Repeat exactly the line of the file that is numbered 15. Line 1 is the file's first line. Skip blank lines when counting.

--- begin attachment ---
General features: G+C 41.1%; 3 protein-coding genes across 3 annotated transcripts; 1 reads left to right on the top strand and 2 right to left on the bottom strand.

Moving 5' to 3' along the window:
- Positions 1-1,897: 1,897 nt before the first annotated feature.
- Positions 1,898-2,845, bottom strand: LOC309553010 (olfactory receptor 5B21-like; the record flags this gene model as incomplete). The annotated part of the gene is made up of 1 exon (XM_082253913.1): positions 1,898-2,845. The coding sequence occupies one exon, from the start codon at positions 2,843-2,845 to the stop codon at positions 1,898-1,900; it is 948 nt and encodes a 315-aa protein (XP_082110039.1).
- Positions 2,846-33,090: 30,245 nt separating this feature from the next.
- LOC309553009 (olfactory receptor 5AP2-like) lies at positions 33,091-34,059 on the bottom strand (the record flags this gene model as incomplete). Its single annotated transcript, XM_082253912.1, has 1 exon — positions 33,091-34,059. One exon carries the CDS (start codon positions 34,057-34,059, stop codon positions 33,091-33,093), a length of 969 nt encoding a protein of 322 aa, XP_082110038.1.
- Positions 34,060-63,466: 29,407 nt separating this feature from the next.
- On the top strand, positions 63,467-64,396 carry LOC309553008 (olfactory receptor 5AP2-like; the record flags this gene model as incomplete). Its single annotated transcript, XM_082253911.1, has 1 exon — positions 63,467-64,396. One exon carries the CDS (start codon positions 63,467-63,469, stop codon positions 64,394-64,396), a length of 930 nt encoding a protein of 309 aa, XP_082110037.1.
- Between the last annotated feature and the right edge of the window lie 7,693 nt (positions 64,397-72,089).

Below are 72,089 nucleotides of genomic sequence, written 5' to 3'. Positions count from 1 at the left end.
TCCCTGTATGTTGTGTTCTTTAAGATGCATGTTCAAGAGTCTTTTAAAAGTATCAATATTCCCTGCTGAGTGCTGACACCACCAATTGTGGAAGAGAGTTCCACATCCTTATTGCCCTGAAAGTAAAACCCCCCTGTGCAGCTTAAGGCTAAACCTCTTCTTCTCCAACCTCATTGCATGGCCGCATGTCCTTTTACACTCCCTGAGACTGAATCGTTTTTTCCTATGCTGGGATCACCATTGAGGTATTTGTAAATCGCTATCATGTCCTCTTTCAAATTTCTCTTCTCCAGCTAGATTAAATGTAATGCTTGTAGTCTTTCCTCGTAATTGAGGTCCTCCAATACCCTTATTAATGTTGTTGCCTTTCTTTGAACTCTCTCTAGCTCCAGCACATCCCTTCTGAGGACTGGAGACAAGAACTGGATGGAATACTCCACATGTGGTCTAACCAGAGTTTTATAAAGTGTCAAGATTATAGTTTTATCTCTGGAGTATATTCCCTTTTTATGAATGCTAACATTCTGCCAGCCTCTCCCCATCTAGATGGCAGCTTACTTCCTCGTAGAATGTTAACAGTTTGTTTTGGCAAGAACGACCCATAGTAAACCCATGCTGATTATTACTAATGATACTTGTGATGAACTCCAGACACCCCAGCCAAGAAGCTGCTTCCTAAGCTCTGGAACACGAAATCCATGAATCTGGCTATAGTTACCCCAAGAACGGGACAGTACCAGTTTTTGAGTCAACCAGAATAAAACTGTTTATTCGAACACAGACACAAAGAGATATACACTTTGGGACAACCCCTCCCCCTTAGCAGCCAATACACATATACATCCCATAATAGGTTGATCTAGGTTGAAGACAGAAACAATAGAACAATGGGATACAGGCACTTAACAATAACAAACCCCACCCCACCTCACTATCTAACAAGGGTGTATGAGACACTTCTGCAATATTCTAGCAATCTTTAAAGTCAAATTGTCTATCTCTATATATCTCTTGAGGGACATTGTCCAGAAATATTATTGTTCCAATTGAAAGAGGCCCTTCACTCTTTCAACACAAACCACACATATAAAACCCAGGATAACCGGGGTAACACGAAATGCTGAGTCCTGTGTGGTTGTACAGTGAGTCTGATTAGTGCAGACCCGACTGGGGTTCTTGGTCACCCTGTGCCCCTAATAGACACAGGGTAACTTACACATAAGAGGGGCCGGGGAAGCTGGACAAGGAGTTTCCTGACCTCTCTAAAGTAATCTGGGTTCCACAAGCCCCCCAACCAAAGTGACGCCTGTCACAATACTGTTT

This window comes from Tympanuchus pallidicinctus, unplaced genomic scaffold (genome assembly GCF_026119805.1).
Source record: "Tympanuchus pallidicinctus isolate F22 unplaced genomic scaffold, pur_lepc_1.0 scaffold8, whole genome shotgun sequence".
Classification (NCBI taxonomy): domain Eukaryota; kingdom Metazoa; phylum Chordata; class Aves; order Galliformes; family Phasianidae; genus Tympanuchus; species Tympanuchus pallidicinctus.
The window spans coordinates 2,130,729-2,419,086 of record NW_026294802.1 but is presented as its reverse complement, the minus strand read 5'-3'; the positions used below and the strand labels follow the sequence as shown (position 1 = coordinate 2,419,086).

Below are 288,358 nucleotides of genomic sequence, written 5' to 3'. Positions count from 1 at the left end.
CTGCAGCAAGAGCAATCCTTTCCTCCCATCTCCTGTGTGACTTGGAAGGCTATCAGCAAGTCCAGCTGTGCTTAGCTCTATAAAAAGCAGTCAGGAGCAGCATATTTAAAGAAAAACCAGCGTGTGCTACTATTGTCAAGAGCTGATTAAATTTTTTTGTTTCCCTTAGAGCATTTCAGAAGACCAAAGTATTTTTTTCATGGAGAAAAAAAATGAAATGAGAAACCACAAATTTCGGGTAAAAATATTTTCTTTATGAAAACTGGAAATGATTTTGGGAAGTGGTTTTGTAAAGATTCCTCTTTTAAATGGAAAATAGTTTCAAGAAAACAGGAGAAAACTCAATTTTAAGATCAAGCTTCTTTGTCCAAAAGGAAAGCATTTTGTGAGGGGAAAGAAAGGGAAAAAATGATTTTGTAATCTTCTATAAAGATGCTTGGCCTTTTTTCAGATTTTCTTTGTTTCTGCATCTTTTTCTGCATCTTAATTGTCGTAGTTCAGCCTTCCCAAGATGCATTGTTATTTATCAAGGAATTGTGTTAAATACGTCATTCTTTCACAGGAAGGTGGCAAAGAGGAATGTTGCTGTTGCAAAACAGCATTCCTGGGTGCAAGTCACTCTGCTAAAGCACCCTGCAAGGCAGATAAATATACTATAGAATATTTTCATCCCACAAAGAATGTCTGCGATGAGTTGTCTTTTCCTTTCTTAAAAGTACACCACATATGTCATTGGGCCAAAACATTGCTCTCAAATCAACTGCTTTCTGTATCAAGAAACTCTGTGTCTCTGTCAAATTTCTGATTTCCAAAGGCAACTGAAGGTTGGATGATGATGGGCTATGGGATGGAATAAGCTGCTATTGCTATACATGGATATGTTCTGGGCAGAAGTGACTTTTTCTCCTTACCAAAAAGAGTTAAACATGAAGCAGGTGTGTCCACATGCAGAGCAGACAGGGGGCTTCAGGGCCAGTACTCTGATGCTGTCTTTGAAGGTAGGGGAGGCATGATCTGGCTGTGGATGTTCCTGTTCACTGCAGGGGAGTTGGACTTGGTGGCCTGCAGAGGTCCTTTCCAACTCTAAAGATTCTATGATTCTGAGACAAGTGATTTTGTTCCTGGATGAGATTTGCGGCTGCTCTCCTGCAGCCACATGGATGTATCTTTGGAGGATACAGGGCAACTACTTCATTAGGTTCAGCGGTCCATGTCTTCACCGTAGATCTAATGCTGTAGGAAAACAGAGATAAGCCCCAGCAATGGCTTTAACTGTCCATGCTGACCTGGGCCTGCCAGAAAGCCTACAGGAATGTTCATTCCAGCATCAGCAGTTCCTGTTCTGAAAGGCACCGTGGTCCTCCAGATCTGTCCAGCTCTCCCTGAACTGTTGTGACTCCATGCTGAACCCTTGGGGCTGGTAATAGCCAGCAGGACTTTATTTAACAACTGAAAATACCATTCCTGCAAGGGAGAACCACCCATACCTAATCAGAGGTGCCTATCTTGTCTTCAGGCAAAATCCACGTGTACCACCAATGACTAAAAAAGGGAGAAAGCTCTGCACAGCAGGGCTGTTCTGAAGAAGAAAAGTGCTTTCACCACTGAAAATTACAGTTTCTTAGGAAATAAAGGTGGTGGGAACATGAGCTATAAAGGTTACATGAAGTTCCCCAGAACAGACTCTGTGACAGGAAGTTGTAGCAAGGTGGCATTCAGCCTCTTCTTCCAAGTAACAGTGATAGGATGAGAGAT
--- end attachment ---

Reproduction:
The window spans coordinates 2,130,729-2,419,086 of record NW_026294802.1 but is presented as its reverse complement, the minus strand read 5'-3'; the positions used below and the strand labels follow the sequence as shown (position 1 = coordinate 2,419,086).